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DN Editorial: Assessing the auto bailout - and the myths around it

'IT'S HALFTIME in America," the Super Bowl commercial featuring Clint Eastwood, was the latest in a long tradition of emotional appeals to patriotism routinely used to sell any number of products - in this case, Chryslers. In fact, the car company invoked the same theme last year, with homeboy Eminem praising Detroit as a city that had "been to hell and back."

'IT'S HALFTIME in America," the Super Bowl commercial featuring Clint Eastwood, was the latest in a long tradition of emotional appeals to patriotism routinely used to sell any number of products - in this case, Chryslers. In fact, the car company invoked the same theme last year, with homeboy Eminem praising Detroit as a city that had "been to hell and back."

So it says something important that Republican strategist Karl Rove assumed that the ad was meant to sell not cars, but a second term for Barack Obama, giving the president credit for the auto industry's remarkable turnaround and its boost to the U.S. to psyche.

Rove said he was "offended" by an ad in which Eastwood (himself a dyed-in-the-wool conservative Republican), said this: "It seems like we've lost our heart at times, when the fog of division, discord and blame made it hard to see what lies ahead. But after those trials, we all rallied around what was right, and acted as one ... Detroit's showing us it can be done."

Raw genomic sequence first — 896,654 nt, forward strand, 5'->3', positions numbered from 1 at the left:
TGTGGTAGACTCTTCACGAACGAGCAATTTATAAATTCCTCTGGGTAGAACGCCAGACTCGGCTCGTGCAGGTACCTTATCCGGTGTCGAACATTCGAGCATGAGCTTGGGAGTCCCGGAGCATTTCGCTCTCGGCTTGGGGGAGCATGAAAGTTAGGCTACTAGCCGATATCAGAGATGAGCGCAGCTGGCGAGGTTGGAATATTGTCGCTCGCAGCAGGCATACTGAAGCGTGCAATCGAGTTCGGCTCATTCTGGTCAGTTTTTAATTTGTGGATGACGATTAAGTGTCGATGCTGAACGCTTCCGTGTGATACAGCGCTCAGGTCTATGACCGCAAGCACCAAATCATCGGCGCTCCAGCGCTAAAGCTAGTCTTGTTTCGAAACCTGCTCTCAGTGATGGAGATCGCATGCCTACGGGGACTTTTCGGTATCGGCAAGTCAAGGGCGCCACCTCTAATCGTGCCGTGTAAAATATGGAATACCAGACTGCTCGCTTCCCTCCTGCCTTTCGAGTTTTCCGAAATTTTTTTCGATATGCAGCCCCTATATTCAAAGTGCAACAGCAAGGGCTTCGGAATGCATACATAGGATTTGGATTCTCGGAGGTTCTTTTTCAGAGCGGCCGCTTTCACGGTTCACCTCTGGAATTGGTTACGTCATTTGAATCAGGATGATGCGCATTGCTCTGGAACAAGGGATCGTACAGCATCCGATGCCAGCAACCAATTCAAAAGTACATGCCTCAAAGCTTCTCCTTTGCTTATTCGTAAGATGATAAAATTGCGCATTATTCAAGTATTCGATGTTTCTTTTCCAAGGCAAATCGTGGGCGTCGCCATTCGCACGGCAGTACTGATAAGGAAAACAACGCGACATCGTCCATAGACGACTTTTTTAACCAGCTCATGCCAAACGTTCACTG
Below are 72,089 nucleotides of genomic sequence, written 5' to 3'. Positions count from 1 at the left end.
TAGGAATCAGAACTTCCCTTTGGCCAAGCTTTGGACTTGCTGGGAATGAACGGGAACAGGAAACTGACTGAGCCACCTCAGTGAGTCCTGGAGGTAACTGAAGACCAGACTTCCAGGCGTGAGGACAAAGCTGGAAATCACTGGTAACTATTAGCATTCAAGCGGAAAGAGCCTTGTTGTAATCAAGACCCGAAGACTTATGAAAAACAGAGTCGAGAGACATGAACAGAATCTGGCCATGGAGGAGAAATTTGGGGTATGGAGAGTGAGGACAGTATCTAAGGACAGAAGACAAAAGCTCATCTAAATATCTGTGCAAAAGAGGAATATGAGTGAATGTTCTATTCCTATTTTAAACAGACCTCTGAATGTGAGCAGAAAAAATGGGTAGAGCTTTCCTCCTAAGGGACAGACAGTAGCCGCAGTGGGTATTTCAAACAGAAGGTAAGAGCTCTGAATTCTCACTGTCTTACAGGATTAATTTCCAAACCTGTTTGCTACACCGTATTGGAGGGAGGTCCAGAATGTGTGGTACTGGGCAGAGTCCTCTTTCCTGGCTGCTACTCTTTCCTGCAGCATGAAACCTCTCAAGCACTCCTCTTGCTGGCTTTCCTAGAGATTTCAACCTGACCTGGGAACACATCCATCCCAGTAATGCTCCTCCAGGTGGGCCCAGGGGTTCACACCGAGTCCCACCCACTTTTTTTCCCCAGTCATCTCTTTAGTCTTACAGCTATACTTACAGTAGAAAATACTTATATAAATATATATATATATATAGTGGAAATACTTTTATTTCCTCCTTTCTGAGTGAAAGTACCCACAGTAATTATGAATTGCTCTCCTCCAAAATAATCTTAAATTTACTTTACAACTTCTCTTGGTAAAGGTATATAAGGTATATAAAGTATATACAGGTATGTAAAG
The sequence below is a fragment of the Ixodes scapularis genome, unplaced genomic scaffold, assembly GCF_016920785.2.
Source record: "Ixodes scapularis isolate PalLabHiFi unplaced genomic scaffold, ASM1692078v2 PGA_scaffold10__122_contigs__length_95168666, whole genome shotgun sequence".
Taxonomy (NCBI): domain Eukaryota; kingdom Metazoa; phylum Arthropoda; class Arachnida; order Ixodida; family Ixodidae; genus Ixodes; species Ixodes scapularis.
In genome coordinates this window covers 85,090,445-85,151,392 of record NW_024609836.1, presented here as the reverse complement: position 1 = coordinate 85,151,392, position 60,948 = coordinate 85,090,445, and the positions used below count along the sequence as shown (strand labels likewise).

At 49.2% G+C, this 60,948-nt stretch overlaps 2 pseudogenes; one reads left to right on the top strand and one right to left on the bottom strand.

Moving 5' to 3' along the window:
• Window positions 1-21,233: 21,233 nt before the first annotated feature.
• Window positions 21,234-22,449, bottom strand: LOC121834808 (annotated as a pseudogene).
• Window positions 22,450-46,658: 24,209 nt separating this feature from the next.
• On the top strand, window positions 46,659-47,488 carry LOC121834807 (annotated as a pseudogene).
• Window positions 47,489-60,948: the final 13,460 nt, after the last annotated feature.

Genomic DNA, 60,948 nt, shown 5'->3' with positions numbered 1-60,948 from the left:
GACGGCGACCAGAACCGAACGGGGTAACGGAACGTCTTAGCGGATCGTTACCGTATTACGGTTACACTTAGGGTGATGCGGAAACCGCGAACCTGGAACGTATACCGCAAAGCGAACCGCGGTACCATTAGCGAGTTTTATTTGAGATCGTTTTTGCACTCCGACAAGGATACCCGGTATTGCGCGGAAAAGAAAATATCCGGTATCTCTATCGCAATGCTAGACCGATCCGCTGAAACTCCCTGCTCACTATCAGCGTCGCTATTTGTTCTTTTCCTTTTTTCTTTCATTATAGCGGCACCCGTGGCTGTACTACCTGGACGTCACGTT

Republicans obviously are doubling down on their insistence that the auto bailout was bad for the economy, all evidence to the contrary. Mitt Romney provided confirmation of this odd strategy in an op-ed in the Detroit News this week. Three years after predicting it would guarantee the demise of the industry, Romney called the bailout "crony capitalism" and a payoff to "union bosses."

So it's time for some actual facts: The $85 billion bailout was not Obama's idea - it was George W. Bush who put up the first $17 billion to rescue General Motors and Chrysler (and, with them, the hundreds of part-supply companies.) And the former president said just recently that he would "do it again."

Contrary to revisionist history, there really was no alternative. There were no banks able to provide the funds to keep the struggling companies afloat so they could restructure. Without government money, they would have been liquidated, not only resulting in the lost of more than a million jobs but also $150 billion in tax revenues.

The auto bailout saved 1.5 million jobs in 2009 and 2010, according to the Center for Automotive Research. But the restructuring was hardly a "gift" to union bosses or union members: The government used its leverage to win historic union concessions: Many smaller plants closed, and a two-tier wage system was put in place.

At the time, Obama's ultimatum to the car companies was widely described as "tough love" - and compared unfavorably with the lack of discipline imposed on the banks that were continuing to give their execs millions in bonuses. Three years later, it's obvious which approach worked best.

In the Chrysler commercial, Eastwood says, "All that matters is what's ahead," but we disagree.

The only way to stay on the right course is to see clearly in the rearview mirror.

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